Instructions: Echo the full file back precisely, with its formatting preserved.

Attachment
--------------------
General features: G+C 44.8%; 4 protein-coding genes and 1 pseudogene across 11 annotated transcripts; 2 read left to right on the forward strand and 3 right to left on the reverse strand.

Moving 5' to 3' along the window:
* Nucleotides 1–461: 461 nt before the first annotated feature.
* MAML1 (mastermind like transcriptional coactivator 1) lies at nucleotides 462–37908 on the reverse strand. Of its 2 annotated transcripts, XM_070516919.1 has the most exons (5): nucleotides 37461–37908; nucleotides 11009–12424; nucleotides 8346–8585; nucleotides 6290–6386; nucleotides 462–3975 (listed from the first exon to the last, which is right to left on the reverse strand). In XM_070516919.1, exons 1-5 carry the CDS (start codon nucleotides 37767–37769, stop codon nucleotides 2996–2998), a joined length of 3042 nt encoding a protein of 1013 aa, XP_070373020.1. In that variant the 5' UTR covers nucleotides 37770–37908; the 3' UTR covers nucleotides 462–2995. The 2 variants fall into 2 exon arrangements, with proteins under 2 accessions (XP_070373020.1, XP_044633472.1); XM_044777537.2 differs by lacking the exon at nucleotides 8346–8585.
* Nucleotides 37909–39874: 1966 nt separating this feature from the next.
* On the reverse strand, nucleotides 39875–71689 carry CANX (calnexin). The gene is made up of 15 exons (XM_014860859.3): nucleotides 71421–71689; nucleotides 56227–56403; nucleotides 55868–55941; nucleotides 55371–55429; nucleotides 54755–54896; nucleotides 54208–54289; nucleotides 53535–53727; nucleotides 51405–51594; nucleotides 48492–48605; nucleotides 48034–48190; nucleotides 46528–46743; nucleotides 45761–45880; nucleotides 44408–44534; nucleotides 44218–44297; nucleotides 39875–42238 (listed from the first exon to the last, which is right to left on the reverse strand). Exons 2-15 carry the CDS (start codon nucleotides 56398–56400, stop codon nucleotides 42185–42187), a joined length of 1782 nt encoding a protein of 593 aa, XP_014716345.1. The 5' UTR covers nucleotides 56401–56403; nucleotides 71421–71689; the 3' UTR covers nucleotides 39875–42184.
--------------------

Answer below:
General features: G+C 44.8%; 4 protein-coding genes and 1 pseudogene across 11 annotated transcripts; 2 read left to right on the forward strand and 3 right to left on the reverse strand.

Moving 5' to 3' along the window:
* Nucleotides 1–461: 461 nt before the first annotated feature.
* MAML1 (mastermind like transcriptional coactivator 1) lies at nucleotides 462–37908 on the reverse strand. Of its 2 annotated transcripts, XM_070516919.1 has the most exons (5): nucleotides 37461–37908; nucleotides 11009–12424; nucleotides 8346–8585; nucleotides 6290–6386; nucleotides 462–3975 (listed from the first exon to the last, which is right to left on the reverse strand). In XM_070516919.1, exons 1-5 carry the CDS (start codon nucleotides 37767–37769, stop codon nucleotides 2996–2998), a joined length of 3042 nt encoding a protein of 1013 aa, XP_070373020.1. In that variant the 5' UTR covers nucleotides 37770–37908; the 3' UTR covers nucleotides 462–2995. The 2 variants fall into 2 exon arrangements, with proteins under 2 accessions (XP_070373020.1, XP_044633472.1); XM_044777537.2 differs by lacking the exon at nucleotides 8346–8585.
* Nucleotides 37909–39874: 1966 nt separating this feature from the next.
* On the reverse strand, nucleotides 39875–71689 carry CANX (calnexin). The gene is made up of 15 exons (XM_014860859.3): nucleotides 71421–71689; nucleotides 56227–56403; nucleotides 55868–55941; nucleotides 55371–55429; nucleotides 54755–54896; nucleotides 54208–54289; nucleotides 53535–53727; nucleotides 51405–51594; nucleotides 48492–48605; nucleotides 48034–48190; nucleotides 46528–46743; nucleotides 45761–45880; nucleotides 44408–44534; nucleotides 44218–44297; nucleotides 39875–42238 (listed from the first exon to the last, which is right to left on the reverse strand). Exons 2-15 carry the CDS (start codon nucleotides 56398–56400, stop codon nucleotides 42185–42187), a joined length of 1782 nt encoding a protein of 593 aa, XP_014716345.1. The 5' UTR covers nucleotides 56401–56403; nucleotides 71421–71689; the 3' UTR covers nucleotides 39875–42184.